Games of Note: This is more of a non-game of note, as Boston is rained out against the Indians in Cleveland in 1912. This matters, though, as the Athletics lose the first game of a doubleheader, and because of this, inactive Boston wins the AL pennant.
Ernie Shore pitches two memorable games on September 18, in consecutive years. The first in 1915, with Shore throwing a complete-game shutout against Detroit, a game Boston would win 1-0. The thing is, the game was 12 innings long -- Shore was there for each of the 36 outs. Shore's second September 18 of note came in 1916, when the hurler beats the White Sox 4-3, which when combined with a Detroit loss, meant first place once more for the Red Sox, by all of .003 percentage points. The Red Sox then faced Detroit, and took all three contests by a combined score of 17-6 to put them up three games in the AL race with 11 to go.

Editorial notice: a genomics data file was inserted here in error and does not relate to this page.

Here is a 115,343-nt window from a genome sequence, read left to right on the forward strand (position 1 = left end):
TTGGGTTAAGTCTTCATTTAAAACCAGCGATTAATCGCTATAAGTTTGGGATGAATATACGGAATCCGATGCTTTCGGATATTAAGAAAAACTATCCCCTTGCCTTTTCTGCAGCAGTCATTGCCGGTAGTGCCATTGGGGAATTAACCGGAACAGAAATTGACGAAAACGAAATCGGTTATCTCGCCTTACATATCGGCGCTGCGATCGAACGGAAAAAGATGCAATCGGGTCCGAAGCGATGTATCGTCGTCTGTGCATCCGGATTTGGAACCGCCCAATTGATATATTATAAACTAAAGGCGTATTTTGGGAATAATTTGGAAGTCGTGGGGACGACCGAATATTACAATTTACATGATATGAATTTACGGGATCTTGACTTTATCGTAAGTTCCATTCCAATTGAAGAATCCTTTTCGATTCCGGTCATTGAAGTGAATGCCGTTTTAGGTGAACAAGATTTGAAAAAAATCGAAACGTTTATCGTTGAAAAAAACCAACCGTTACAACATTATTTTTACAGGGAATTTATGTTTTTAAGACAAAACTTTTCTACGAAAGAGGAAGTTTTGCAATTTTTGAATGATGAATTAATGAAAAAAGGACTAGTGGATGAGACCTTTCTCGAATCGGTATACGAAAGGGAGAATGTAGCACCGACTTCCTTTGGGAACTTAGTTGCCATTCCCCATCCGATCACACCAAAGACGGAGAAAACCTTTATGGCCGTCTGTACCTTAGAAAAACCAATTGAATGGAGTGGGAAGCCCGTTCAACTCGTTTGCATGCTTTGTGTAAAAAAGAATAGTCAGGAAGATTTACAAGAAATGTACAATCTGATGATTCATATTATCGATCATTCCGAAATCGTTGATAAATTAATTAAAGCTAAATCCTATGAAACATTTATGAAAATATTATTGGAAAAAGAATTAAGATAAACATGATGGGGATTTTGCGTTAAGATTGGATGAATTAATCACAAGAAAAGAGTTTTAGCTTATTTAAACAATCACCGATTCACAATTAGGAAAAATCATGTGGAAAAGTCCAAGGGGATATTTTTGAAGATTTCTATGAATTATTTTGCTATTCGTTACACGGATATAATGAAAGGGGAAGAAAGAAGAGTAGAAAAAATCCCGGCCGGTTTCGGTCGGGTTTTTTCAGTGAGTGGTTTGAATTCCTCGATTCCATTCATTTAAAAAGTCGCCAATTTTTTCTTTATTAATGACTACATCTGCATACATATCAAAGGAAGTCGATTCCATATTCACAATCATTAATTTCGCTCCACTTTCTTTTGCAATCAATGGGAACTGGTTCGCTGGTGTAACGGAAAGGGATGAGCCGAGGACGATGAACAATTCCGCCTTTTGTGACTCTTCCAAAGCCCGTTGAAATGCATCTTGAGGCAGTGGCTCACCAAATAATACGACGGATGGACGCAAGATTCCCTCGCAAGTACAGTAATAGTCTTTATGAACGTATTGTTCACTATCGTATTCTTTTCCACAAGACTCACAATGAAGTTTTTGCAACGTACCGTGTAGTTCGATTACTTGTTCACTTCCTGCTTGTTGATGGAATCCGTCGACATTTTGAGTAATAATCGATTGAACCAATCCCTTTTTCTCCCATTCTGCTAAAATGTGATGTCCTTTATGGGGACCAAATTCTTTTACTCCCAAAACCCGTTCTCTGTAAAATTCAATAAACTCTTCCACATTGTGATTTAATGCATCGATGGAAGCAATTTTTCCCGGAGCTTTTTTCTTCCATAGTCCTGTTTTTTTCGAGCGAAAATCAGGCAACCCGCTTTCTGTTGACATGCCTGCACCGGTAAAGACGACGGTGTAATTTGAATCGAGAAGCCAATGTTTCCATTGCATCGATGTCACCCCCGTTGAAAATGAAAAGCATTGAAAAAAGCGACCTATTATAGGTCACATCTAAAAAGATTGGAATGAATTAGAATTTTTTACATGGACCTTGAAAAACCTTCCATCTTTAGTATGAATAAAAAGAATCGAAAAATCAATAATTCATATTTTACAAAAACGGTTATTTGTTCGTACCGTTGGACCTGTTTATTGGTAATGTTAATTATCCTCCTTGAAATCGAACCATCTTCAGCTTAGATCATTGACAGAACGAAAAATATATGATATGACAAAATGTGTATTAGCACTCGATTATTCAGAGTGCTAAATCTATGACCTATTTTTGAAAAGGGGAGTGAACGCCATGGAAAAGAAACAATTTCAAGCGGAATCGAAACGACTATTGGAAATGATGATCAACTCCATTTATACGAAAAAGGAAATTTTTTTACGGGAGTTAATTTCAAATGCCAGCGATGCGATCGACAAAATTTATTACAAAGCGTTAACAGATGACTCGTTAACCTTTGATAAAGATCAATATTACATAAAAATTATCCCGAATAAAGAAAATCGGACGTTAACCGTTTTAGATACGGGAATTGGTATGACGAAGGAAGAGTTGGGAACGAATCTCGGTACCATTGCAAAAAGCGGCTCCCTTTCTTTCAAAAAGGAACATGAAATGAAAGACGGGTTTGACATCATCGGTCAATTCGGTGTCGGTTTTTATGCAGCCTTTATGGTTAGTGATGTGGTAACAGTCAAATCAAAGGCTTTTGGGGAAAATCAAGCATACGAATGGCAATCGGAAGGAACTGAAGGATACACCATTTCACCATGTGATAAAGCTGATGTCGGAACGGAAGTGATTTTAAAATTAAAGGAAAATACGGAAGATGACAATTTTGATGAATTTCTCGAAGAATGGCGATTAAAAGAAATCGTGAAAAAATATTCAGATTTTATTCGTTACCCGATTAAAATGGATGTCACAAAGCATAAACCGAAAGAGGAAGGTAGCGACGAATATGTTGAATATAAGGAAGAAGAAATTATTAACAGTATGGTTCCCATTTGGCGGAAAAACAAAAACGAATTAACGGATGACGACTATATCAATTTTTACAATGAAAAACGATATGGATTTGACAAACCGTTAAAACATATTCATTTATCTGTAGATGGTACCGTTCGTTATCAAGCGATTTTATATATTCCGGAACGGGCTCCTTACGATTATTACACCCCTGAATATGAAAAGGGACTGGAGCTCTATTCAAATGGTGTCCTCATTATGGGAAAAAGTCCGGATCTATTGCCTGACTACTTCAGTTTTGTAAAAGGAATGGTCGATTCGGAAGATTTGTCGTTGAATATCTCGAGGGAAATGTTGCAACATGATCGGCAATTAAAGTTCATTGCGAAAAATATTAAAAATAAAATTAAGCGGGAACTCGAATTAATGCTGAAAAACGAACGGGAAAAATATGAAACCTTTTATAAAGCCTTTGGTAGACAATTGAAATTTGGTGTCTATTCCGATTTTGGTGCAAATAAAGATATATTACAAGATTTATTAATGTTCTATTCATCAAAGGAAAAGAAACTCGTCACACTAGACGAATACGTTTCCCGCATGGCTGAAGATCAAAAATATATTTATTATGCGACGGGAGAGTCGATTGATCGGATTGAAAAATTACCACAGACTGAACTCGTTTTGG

Shifting ahead in time by nearly 70 years, we come to 1985 and Rich Gedman. The Red Sox backstop is in the lineup against Toronto, and he'll hit for the cycle -- and drive in seven Red Sox -- in the 13-1 win over the Blue Jays. Gedman scores two runs in the game as well, and pushes his season line to .306/.373/.512 in the process. He'll finish a little lower than that, but it's still Gedman's best season, both to date and when things wrap up for him.
Birthdays: Ken Brett, who pitched for Boston from 1967 through 1971, would have turned 64 years old today. The former first-round draft pick and brother of Hall of Famer George Brett died at the age of 55 in 2003, from brain cancer. He was the second of four Brett brothers to play professional baseball, and while he wasn't great with the Red Sox, he was about average overall. He was able to finish out his playing career on George's team in 1980 and 1981.
Brent Lillibridge, who was with the Sox for a short spell after coming over in the Kevin Youkilis trade, turns 29 today. Randy Williams, who former manager Terry Francona developed an odd obsession for at the end of 2011, turns 37. In Japan, though, because that's where he pitches now.